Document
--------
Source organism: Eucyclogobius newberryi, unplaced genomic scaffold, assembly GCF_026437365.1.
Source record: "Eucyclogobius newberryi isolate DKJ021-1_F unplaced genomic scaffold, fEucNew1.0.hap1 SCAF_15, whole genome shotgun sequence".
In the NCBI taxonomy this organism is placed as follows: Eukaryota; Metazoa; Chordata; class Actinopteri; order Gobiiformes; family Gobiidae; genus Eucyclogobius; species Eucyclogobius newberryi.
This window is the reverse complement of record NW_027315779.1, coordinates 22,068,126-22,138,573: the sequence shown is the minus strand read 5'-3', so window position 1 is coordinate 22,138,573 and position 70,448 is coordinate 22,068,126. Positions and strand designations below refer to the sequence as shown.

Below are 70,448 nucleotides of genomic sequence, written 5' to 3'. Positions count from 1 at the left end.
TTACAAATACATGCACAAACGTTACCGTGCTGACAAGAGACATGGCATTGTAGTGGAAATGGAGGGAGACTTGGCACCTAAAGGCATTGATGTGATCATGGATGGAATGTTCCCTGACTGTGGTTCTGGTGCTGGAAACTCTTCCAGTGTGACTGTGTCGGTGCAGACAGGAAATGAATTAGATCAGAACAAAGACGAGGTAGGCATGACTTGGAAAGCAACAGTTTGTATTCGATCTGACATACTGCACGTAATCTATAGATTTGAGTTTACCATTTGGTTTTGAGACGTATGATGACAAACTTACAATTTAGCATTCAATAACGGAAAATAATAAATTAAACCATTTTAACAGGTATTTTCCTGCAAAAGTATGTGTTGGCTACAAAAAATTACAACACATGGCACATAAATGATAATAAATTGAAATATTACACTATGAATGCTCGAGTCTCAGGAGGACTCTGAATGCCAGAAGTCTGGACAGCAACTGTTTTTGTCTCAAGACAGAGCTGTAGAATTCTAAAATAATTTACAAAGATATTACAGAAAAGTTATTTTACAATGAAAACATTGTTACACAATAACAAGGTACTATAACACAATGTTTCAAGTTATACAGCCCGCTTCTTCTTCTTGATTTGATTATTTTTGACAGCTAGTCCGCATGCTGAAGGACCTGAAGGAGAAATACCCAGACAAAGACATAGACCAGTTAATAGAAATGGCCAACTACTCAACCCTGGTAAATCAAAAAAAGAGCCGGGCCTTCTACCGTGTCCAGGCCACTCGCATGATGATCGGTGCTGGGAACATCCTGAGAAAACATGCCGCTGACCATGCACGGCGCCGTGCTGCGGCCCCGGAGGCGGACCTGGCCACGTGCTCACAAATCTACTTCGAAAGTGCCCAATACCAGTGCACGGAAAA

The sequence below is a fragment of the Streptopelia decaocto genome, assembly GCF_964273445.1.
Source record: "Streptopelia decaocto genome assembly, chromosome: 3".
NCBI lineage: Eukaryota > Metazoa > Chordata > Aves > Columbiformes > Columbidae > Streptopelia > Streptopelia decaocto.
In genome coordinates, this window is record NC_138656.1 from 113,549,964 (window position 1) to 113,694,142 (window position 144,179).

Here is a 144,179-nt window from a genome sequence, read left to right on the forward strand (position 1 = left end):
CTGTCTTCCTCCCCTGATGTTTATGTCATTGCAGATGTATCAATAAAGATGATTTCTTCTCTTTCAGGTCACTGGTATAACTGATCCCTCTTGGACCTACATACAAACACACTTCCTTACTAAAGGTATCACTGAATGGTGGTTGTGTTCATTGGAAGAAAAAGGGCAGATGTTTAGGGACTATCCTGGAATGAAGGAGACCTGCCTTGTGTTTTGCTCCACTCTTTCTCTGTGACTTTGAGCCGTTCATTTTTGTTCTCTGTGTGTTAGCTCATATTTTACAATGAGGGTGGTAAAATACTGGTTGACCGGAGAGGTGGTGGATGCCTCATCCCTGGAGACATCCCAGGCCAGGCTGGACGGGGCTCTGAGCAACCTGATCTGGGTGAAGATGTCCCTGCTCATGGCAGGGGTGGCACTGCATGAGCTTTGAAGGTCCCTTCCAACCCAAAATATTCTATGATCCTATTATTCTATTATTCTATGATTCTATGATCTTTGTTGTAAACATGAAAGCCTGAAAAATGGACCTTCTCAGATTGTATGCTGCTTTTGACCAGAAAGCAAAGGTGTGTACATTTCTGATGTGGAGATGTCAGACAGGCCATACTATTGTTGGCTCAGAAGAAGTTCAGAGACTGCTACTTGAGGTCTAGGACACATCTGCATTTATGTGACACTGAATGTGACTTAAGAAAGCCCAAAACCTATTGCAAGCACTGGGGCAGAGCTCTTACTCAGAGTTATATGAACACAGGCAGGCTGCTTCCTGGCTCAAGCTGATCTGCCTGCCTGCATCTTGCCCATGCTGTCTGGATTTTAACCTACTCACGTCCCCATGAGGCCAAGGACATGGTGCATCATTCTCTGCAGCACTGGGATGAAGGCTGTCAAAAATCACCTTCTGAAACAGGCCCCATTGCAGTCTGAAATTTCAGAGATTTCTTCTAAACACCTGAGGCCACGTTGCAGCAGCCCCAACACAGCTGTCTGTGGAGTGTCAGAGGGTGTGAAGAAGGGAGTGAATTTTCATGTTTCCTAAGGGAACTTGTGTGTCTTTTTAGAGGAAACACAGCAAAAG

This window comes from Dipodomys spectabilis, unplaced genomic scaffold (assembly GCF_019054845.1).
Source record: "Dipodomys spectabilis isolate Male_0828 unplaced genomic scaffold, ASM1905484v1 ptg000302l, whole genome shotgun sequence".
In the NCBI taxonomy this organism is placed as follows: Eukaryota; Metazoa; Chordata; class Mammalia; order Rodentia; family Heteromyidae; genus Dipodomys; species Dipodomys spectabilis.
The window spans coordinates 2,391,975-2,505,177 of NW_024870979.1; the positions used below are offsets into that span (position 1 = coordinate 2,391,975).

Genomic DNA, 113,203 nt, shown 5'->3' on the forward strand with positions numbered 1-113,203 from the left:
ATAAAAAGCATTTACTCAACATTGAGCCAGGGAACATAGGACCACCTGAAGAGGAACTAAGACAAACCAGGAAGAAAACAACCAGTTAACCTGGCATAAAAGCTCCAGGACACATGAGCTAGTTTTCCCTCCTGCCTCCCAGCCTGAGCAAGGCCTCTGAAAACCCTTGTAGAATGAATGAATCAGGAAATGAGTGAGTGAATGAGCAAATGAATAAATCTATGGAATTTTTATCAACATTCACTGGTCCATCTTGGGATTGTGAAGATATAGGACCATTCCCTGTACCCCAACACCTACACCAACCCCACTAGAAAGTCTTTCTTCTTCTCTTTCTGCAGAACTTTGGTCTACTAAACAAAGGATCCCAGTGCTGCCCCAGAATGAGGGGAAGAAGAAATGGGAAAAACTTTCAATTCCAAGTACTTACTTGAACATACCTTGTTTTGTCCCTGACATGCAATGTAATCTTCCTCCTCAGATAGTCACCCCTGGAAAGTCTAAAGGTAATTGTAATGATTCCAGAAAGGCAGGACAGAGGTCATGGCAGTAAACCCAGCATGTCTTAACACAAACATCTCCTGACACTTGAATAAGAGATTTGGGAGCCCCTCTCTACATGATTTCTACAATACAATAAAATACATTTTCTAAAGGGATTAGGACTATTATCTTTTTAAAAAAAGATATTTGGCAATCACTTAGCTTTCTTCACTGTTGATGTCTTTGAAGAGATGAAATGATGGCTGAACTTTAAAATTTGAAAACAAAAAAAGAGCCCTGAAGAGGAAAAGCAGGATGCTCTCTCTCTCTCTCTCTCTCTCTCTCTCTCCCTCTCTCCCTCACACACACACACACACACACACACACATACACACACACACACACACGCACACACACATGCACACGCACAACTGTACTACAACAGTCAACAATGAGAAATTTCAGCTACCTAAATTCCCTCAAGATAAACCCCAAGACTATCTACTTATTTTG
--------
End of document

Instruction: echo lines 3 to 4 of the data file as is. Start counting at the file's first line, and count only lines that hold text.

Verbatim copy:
In the NCBI taxonomy this organism is placed as follows: Eukaryota; Metazoa; Chordata; class Actinopteri; order Gobiiformes; family Gobiidae; genus Eucyclogobius; species Eucyclogobius newberryi.
This window is the reverse complement of record NW_027315779.1, coordinates 22,068,126-22,138,573: the sequence shown is the minus strand read 5'-3', so window position 1 is coordinate 22,138,573 and position 70,448 is coordinate 22,068,126. Positions and strand designations below refer to the sequence as shown.